Originally published on the blog Cocktails and Cognac: Candid Conversations About Love and Relations. Reprinted with permission.
I’m sure all of you have seen this because it has been EVERYWHERE on the net but it’s worth a society shot post on C&C still the same. The background of this video apparently began with a white male writer at Sesame Street who adopted a black child. He wrote this song after his daughter started making negative comments about her hair. I must admit, I was pleased when I saw this video and glad that someone (ANYONE) took time to address a major issue that is facing young black women.
While I know what you do to your hair is a personal preference, I do believe that the default reason, “I need a perm because it makes my hair more manageable”, MAY hide unconscious feelings of insecurity and a need to assimilate. Since we live in a society that was built on a foundation of racism, we, as people of color, have to stop doing things because they are popular and began to think about why they became popular in the first place. I have no doubt that the popularity of the perm began as a tool of assimilation; one that would give us access into professional arenas and help people to be more comfortable around us. It has since become a way of life for many black women and while most will not admit that they perm because of insecurities, some will tell you that they will not go natural because their “kitchen” (the back of their head) is nappy and out of control (which, exposes their insecurities still the same).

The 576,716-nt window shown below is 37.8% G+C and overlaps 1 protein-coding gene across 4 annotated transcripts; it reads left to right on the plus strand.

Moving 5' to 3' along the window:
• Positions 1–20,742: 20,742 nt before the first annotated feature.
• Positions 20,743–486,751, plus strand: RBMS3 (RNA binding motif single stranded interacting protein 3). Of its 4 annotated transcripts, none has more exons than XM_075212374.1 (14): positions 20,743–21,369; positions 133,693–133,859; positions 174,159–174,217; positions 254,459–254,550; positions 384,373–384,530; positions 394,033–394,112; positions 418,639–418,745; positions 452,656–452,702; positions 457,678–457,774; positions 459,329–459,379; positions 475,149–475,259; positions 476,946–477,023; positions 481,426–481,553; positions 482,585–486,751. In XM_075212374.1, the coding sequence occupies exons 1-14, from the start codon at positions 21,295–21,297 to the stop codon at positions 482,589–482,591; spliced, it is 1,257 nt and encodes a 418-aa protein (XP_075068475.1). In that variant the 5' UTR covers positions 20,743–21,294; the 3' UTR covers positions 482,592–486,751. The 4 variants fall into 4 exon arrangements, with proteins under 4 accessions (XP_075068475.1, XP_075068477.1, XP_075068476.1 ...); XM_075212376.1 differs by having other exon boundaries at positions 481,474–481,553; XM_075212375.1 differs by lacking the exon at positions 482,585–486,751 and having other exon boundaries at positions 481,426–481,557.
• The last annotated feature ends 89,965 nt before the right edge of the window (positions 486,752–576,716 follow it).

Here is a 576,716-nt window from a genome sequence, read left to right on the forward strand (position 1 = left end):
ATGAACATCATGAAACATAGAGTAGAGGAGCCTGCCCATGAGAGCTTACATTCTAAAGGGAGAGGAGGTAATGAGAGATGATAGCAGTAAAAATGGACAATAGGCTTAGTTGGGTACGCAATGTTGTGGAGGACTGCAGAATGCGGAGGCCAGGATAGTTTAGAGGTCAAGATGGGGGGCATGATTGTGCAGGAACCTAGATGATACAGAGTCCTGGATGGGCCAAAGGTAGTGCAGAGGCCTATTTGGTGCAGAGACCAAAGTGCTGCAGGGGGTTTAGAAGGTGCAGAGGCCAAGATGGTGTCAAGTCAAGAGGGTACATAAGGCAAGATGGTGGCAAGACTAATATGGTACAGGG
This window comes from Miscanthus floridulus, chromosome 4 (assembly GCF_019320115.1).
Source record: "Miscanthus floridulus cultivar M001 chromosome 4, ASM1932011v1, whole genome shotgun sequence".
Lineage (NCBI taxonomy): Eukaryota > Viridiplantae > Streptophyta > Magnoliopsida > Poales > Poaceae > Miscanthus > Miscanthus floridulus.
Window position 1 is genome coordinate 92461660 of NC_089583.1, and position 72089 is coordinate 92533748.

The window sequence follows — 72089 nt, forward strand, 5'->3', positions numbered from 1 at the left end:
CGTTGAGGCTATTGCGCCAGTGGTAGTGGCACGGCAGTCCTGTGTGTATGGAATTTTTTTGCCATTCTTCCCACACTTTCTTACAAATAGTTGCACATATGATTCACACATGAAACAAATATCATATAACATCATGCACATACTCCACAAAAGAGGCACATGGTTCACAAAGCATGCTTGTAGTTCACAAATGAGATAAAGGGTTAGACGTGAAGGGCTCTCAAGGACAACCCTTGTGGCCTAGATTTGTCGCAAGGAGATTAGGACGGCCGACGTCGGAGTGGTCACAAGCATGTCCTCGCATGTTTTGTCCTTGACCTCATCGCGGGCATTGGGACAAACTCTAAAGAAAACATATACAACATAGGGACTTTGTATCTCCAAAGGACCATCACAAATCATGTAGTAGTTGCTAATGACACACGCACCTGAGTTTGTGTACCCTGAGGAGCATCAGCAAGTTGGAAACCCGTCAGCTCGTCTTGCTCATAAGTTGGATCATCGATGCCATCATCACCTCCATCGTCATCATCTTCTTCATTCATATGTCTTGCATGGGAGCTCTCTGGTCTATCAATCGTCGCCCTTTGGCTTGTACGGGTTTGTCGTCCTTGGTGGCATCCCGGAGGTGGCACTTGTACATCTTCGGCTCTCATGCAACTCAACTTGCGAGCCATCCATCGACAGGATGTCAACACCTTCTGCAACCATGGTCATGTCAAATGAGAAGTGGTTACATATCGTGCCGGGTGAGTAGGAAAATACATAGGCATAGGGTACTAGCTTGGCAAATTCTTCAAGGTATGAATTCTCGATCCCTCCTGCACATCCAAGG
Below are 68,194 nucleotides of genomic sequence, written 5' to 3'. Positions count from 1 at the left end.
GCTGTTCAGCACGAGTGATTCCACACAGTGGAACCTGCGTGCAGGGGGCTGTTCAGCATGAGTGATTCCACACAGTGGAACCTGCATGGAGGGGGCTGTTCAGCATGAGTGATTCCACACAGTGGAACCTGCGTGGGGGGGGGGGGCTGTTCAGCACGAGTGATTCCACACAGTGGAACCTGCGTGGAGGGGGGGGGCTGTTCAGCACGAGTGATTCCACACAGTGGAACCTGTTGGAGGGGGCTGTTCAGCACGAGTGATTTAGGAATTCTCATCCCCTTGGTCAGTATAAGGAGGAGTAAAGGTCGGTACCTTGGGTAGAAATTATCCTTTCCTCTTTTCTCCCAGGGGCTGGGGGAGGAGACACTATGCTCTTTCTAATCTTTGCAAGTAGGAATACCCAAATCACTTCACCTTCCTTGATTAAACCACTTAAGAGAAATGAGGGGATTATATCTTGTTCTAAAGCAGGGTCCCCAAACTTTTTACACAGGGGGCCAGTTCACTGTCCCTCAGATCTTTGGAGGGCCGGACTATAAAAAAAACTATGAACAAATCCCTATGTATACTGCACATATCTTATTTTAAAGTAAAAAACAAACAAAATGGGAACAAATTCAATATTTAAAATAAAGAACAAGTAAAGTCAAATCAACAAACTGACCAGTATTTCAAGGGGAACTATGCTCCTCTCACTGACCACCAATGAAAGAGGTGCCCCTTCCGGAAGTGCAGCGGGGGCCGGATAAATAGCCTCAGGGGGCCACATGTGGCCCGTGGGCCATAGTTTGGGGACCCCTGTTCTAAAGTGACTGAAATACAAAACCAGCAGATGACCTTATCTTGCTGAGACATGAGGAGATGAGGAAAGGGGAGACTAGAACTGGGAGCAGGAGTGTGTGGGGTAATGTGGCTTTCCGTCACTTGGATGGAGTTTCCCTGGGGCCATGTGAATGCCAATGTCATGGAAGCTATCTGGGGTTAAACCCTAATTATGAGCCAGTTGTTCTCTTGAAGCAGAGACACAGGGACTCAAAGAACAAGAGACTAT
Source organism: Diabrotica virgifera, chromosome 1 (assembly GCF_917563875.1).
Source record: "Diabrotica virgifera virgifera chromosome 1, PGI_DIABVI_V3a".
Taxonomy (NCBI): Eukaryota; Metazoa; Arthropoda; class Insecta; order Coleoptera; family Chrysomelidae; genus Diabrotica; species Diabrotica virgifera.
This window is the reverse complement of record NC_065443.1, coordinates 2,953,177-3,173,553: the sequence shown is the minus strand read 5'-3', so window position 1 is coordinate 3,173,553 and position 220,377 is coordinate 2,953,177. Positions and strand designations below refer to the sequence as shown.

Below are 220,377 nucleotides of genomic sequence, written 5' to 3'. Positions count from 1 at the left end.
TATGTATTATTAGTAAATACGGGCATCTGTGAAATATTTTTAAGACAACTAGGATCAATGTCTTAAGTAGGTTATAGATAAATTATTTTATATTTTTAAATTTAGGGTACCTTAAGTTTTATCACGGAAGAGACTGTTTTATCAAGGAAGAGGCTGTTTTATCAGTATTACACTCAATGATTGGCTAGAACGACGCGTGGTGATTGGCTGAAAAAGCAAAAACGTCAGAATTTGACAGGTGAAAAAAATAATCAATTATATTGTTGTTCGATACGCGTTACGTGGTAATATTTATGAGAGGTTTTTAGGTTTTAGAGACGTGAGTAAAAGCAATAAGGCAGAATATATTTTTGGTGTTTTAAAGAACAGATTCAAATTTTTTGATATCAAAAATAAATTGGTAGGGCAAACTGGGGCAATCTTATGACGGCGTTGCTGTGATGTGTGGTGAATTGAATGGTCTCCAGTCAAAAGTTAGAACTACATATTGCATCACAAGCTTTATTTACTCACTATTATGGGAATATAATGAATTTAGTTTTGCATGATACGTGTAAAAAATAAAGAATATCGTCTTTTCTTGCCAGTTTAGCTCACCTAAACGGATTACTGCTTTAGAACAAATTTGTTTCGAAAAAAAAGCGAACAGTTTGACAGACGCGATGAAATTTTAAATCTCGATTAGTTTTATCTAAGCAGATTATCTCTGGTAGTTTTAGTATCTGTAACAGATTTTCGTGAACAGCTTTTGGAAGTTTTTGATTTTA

Listen, I’m the first to acknowledge that natural hair is WORK but in my view, a beautiful result comes out of all that work. Aside from being gorgeous, black women wearing their natural hair challenges people from other cultures to recognize and accept the beauty of difference. In a time when mother’s are burning their scalps and putting kiddie perms on their little girls in kindergarten, why not embrace another alternative? One where you can scratch your head instead of patting it to death when it itches; and option where you don’t have to worry about a chemical burning the side of your face or balding you permanently. In my view, natural is the way to go but in the end, hair is a personal decision so be sure to make yours instead of just doing what everybody does.
Can you drink to that?
P. S. I’m sure you’ve seen the clip below but think on it. It’s food for thought.
The Bartender blogs about love and relationships. Visit Cocktails and Cognac to read more insights and advice.